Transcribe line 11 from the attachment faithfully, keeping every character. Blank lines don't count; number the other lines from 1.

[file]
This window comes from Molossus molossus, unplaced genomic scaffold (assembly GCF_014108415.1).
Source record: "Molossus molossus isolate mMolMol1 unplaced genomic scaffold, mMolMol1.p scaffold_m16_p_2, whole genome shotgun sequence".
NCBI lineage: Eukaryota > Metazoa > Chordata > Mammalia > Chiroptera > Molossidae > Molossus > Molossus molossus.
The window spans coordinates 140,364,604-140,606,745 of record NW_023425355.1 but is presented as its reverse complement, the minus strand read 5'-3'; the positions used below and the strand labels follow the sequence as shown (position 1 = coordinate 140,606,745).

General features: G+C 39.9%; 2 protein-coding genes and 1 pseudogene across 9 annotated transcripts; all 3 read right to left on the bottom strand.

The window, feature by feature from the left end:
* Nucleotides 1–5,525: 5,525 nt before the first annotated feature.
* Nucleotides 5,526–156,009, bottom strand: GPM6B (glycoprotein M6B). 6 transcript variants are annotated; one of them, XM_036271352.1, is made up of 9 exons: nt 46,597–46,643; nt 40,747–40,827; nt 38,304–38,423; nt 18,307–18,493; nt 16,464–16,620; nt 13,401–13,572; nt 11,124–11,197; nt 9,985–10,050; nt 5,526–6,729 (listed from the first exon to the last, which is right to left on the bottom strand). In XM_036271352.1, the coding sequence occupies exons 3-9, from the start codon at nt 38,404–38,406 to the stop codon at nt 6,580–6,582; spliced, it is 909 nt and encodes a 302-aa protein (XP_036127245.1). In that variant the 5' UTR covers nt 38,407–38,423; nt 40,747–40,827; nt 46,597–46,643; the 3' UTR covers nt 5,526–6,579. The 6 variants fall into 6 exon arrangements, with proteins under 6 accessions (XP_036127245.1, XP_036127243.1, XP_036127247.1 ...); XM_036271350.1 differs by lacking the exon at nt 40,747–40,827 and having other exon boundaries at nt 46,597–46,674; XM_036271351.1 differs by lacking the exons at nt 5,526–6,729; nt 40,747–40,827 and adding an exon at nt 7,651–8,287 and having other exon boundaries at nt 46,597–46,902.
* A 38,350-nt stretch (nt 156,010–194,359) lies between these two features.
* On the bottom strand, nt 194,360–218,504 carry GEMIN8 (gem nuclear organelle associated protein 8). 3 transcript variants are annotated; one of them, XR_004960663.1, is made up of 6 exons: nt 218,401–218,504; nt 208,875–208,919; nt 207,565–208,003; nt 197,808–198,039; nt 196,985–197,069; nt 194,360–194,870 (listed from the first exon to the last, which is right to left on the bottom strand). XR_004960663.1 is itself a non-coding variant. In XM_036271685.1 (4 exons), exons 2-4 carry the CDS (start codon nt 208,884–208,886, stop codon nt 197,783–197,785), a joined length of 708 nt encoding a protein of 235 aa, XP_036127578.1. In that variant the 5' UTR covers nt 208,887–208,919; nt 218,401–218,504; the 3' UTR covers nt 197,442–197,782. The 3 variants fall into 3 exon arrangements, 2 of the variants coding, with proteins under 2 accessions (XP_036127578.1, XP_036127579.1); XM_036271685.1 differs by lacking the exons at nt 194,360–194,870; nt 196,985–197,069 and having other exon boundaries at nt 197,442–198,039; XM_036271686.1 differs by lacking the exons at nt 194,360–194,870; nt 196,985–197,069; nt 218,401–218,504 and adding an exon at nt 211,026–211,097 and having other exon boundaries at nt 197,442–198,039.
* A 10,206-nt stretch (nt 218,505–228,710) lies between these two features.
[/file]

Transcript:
* A 10,206-nt stretch (nt 218,505–228,710) lies between these two features.